It can take a little while to get the hang of it, but the movement becomes another puzzle to try to work out. Most movement will cause your character to boot (or tap, for Magic players), meaning they won’t be able to move again. The exception to this is moving from your home base to the town square or the adjacent deeds, as well as moving from the town square to any in town deed. Similarly, when you are forming posses for shootouts, anyone at an adjacent location can be brought in, but they will need to be booted and stuck there. This results in you needing to plan out what you will be doing with your dudes on each turn and how you going to make sure they are positioned correctly to be able to defend locations or form attacks. Mix in the different location abilities and attachments and things get even more interesting. It isn’t surprising to see the game compared to chess, as threatening attacks can be just as deadly as actual attacks.

Image of the Doomtown Reloaded card No Turning Back

But what I love about Doomtown, the reason why I think it is a truly special card game, is the way all of this combines, along with the regularly excellent art work and flavour to the different characters and factions, to create exciting narratives as you play through the game. These aren’t set narratives, like you might find in the also excellent Arkham Horror, but natural western tales that emerge as you play. Sending your dude over to just sit in the bar over on your opponents side of the street, getting a posse together to run a kidnapping job on a particular valuable target, sending out your bible quoting lawman to smite diabolic demons with righteous justice or just starring down your opponent as you are both about to reveal that vital poker hand. It all creates an amazing sense of drama through these rules that evokes the western films that are so part of cinematic history. It does it with a great sense of fun too, with an extra dash of steampunk and horror thrown into the mix.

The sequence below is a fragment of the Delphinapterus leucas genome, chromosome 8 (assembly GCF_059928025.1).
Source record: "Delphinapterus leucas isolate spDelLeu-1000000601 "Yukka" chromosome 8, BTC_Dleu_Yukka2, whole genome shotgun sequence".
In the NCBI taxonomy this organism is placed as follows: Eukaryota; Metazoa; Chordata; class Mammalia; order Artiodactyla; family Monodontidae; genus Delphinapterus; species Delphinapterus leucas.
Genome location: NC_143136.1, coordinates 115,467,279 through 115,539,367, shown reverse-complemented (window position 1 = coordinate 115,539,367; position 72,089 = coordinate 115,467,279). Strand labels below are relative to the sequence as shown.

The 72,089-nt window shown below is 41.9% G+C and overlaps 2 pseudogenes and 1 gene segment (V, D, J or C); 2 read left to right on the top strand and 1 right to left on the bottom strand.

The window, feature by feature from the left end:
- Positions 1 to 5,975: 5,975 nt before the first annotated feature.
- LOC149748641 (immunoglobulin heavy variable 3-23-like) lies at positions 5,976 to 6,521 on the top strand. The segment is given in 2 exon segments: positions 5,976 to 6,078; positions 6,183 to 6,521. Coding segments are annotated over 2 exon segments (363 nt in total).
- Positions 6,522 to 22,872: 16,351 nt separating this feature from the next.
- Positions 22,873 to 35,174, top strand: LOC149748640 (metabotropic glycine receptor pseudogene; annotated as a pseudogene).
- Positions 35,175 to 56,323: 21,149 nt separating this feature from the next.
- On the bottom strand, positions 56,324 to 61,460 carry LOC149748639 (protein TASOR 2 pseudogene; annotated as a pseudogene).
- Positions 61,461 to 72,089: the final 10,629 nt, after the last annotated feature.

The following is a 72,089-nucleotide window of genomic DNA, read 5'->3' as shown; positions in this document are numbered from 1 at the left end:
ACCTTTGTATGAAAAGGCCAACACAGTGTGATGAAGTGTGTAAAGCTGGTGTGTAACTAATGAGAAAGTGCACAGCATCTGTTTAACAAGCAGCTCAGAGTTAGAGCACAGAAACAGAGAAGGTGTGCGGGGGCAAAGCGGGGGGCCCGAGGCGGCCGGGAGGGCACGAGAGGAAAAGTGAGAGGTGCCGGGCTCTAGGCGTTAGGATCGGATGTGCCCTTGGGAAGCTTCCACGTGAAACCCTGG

It isn’t the easiest of games to get into and some of the rules may seem a little obtuse to begin with. Getting your head around the movement restrictions can be daunting and there are times when you need to remember the differences between running a job or having a shootout. The other problem is that the mechanic that is likely to attract people into the game initially is also one that should not be jumped into without consideration. Most new players will likely get a shock as they rush into the town square for a shootout on the first turn, only to find the game quickly over in a shower of seemingly random bullets. Patience, waiting your time and building up a strong foundation is key to success and people regularly bounce of this game quickly before they learn it.

The time investment is worth it though as this is such a superbly constructed marriage of mechanics and theme.

With this new Kickstarter, Pine Box Entertainment are doing a bit of a reset of the series with a new base set. They have rejigged the cards that come in this set, adding some completely new ones, adding some that were previously in expansions, balancing a few of the original cards and doing a refresh of the rules to make things clearer. Of likely more interest to those that are familiar with the game, they are also adding in some extra ways of playing the game, with the big ones being solo campaigns, co-op campaigns and 2v1 mode. Allowing for a larger player count in general is being retuned and officially supported too. Then there are also optional tweaks to the rules that can be used, referred to as Town Markers, which act much like mutators from the Unreal Tournament series, adding a bit of variety if you feel like making gunfights more deadly or mixing up the scoring system.

It’s a pretty good package for those that are familiar with the game and seems to be an excellent introduction to it for those that have never played before.

Being quite complex, my words can’t really do justice to how you actually play the game, so check out the below video to get a better feel for the mechanics. You can also try it out through a new official online version. The Kickstarter is due to finish 8th September and delivery of the game is expected to be May 2022. Price for 1 copy of the base set is $60 or around about £44.